Imperfect Cinema

In the late 1960's, Cuban filmmaker and screenwriter Julio Garcia Espinosa used the term “imperfect cinema” to describe film production outside of the booming Latin American film industries. In his seminal essay For an Imperfect Cinema, Espinosa describes imperfect cinema as “the opposite of a cinema principally dedicated to celebrating results, the opposite of a self-sufficient and contemplative cinema, the opposite of a cinema which ‘beautifully illustrates’ ideas or concepts which we already possess.” Imperfect cinema is by nature, oppositional and unconventional.

Tania Romero and Maria Jose Alvarez, the first woman filmmaker in Nicaragu 

Tania Romero and Maria Jose Alvarez, the first woman filmmaker in Nicaragu 

By most standards, imperfect best describes video production in Nicaragua today. Not because this cinema lacks a pleasing aesthetic nor is technically sound. It is an imperfect cinema because it preoccupies itself more with the visualization of difference and the creation of audiovisual records of the country's post-war history. More importantly, it persists despite a lack of a film industry. Presently, there are no post-production facilities, national film school, tax incentives for filmmakers, or film studios in existence. The film law that was passed in 2011, which would provide some of these resources, has yet to be implemented. The first and only comprehensive history of cinema in Nicaragua was published just last year by historian-journalist and social commentator Karly Gaitan Morales (A la Conquista de Un Sueno: Historia del cine en Nicaragua).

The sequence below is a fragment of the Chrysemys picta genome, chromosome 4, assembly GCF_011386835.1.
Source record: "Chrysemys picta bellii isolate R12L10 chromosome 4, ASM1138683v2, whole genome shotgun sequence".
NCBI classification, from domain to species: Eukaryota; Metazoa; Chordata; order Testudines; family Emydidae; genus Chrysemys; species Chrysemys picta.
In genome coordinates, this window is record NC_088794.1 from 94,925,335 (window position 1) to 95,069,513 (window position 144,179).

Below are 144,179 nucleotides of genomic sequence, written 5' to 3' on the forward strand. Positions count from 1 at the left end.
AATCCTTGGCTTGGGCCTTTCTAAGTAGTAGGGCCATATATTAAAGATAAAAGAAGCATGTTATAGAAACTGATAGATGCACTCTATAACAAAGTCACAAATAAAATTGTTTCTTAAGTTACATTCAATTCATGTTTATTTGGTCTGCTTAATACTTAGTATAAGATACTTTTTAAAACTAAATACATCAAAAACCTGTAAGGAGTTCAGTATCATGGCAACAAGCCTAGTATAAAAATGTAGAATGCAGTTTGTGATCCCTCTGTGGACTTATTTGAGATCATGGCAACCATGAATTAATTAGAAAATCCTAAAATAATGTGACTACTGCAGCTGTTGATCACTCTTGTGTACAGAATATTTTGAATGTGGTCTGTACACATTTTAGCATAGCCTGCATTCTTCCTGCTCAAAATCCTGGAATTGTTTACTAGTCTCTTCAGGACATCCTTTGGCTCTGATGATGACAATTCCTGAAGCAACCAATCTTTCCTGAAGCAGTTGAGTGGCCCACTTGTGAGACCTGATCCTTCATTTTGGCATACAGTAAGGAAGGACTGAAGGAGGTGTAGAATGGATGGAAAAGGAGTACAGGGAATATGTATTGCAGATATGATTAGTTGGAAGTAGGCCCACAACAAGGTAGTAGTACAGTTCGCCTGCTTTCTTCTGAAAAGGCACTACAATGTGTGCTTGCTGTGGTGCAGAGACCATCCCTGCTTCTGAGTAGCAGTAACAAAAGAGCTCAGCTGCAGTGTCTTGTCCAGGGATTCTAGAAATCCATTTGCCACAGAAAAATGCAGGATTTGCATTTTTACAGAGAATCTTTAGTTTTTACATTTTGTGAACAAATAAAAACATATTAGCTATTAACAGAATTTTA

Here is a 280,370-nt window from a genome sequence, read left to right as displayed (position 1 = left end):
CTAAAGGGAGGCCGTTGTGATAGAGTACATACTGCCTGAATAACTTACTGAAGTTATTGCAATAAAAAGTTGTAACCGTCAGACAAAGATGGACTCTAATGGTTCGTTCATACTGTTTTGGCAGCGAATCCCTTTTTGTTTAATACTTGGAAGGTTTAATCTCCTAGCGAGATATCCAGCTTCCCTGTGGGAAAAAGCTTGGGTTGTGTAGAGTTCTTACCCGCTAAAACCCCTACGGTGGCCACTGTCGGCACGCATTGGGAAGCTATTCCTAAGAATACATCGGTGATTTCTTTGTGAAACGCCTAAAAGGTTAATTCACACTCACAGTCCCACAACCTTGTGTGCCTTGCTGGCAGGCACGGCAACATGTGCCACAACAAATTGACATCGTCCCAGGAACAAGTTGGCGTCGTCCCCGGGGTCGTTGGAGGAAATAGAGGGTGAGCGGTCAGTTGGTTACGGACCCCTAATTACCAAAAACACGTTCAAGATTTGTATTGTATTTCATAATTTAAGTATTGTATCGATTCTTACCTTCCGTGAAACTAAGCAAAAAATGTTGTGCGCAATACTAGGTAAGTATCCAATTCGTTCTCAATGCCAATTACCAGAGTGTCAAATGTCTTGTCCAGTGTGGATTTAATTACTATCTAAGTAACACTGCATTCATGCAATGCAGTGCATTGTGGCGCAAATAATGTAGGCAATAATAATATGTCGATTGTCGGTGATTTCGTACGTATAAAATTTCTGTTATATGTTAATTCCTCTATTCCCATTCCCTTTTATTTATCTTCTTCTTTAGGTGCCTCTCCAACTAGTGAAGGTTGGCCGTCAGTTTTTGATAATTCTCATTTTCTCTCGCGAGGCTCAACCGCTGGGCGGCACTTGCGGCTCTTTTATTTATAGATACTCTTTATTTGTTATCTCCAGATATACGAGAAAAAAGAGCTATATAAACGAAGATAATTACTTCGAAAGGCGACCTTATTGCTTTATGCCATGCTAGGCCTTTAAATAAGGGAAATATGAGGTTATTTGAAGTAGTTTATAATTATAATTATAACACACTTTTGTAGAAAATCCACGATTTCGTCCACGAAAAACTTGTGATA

But the condition of 'lack of resources and access', has given birth to an interesting phenomenon in the last 30 years: an increasing number of women media producers. These filmmakers include the first vanguard of women filmmakers in the country, Maria Jose Alvarez and Martha Clarissa Hernandez (Luna Films), Rossana Lacayo (Gota Films), and Florence Jaugey (in partnership with the prolific Nicaraguan cinematographer Frank Pineda). But also an increasing new wave of filmmakers such as Rebeca Arcia, Heydi Salazar, Gloria Carrion, and Natalia Hernandez.

In June, I had the honor of interviewing these accomplished filmmakers as part of my dissertation research. I am now in post-production for a documentary film about their important work, as they are creating a liberated aesthetic that reveals the realities of underrepresented voices and differentiated experiences.